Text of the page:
U.S. Sen. Rand Paul of Kentucky attempted to expand the Republican base Wednesday when he spoke to students at historically-black Howard University
, a solidly Democratic constituency.
In trying to explain why blacks have overwhelmingly supported Democrats, despite his party's earlier emancipation and abolition platform, Paul said black Americans became increasingly pro-Democrat as a result of Depression-era government handouts at a time when African-Americans had yet to experience economic growth in their communities.
"I think what happened during the Great Depression was that African Americans understood that Republicans championed citizenship and voting rights but they became impatient for economic emancipation," said Paul.
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"African Americans languished below white Americans in every measure of economic success and the Depression was especially harsh for those at the lowest rung of poverty."
"The Democrats promised equalizing outcomes through unlimited federal assistance while Republicans offered something that seemed less tangible --the promise of equalizing opportunity through free markets."
White Americans, particularly those who were poor and working-class, also supported Democratic President Franklin D. Roosevelt's New Deal, Depression-era policies.
Paul's explanation at Howard was not well-received on tyhe left.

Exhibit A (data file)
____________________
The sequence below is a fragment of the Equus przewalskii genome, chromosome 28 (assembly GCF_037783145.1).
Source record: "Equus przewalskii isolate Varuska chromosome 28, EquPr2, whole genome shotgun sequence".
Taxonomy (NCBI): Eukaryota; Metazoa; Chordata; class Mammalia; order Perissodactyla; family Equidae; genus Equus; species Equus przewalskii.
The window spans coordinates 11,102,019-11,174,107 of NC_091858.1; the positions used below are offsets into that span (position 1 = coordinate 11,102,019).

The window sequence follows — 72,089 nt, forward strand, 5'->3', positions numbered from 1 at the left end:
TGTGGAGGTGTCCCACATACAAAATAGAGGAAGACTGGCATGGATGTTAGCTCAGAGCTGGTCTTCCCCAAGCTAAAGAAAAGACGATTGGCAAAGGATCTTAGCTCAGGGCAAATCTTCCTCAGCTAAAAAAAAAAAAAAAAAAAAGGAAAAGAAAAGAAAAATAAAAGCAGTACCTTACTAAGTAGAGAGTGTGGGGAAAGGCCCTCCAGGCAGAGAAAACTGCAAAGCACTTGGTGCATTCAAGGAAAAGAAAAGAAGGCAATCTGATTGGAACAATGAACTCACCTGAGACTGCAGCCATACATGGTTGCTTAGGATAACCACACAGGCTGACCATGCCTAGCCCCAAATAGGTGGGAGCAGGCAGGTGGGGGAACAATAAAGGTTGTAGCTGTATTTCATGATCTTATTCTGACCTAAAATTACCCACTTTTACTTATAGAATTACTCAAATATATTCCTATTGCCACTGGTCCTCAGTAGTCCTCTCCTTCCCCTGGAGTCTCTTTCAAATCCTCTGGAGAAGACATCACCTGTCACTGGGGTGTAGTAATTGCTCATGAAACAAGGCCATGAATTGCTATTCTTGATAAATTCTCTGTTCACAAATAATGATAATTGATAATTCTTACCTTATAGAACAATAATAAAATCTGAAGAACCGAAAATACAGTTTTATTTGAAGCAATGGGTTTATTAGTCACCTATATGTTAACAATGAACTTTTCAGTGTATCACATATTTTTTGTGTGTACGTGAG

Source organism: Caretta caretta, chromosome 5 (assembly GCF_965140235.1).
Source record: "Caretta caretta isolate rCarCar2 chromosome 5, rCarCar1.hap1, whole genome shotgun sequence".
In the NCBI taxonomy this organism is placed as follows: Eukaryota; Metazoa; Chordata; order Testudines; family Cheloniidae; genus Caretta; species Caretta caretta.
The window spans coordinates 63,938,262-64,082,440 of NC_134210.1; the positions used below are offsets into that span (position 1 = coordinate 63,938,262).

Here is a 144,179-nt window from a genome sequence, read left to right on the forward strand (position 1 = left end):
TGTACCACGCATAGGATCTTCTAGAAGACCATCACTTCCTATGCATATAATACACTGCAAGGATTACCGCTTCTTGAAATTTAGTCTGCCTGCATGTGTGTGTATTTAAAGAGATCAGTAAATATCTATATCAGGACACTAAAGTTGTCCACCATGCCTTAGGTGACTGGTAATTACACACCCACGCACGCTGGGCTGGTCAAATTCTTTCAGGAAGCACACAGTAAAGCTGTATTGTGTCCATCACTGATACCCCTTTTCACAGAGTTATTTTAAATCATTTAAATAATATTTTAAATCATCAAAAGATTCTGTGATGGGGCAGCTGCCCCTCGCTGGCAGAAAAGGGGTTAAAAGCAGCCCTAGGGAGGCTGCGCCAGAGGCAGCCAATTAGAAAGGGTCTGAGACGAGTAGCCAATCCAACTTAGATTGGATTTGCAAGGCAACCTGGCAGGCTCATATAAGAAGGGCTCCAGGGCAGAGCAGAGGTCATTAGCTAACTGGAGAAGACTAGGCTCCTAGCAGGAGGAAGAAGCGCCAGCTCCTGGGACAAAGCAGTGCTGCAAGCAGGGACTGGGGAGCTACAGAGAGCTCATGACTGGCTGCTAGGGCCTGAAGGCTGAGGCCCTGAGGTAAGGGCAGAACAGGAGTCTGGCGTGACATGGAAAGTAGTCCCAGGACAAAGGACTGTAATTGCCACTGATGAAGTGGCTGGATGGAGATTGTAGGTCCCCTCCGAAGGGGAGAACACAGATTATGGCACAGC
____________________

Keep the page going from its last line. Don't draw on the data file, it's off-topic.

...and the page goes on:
Jack White of The Root, an online news source with a "black perspective," said Paul is suffering from "amnesia" in his characterization of why black Americans left the Republicans and sided with Democrats during the civil rights years of the 1950s and 1960s.
"[Paul] left out the part that Republicans almost always leave out . . . The racial realignment that occurred during the 1960s," wrote White. "When Democratic politicians like President Lyndon B. Johnson and Robert F. Kennedy became champions for equal rights, and Republicans reinvented their party as a harbor for segregationists."
Similarly, the Daily Beast's Jamelle Bouie called Paul's speech at Howard University "condescending and intellectually dishonest."
Elspeth Reeve of The Atlantic Wire pointed out Paul's omission during his speech of the now infamous "Southern Strategy," in which the Republican Party appealed to Southern white racism against blacks in the South to gain political support in national elections.
In 2005, Republican National Committee chair Ken Mehlman apologized for his party's use of the Southern Strategy in previous years.
When asked by a Howard student if he considered himself a member of the Republican Party of Abraham Lincoln or "post-1968 Republican Party — Richard Nixon, Ronald Reagan," Paul disagreed with the premise that there is a difference.
"The argument that I'm trying to make is that we haven't changed," Paul said. "There are some of us who haven't changed, who are part of that party that you liked, who truly believe that Reagan was still part of that. Who don't see an abrupt difference."
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Paul, who is the son of Rep. Ron Paul, is known for his libertarian brand of conservative politics that has historically appealed to younger voters, a core constituency needed if Republicans hope to reclaim the White House in four years.
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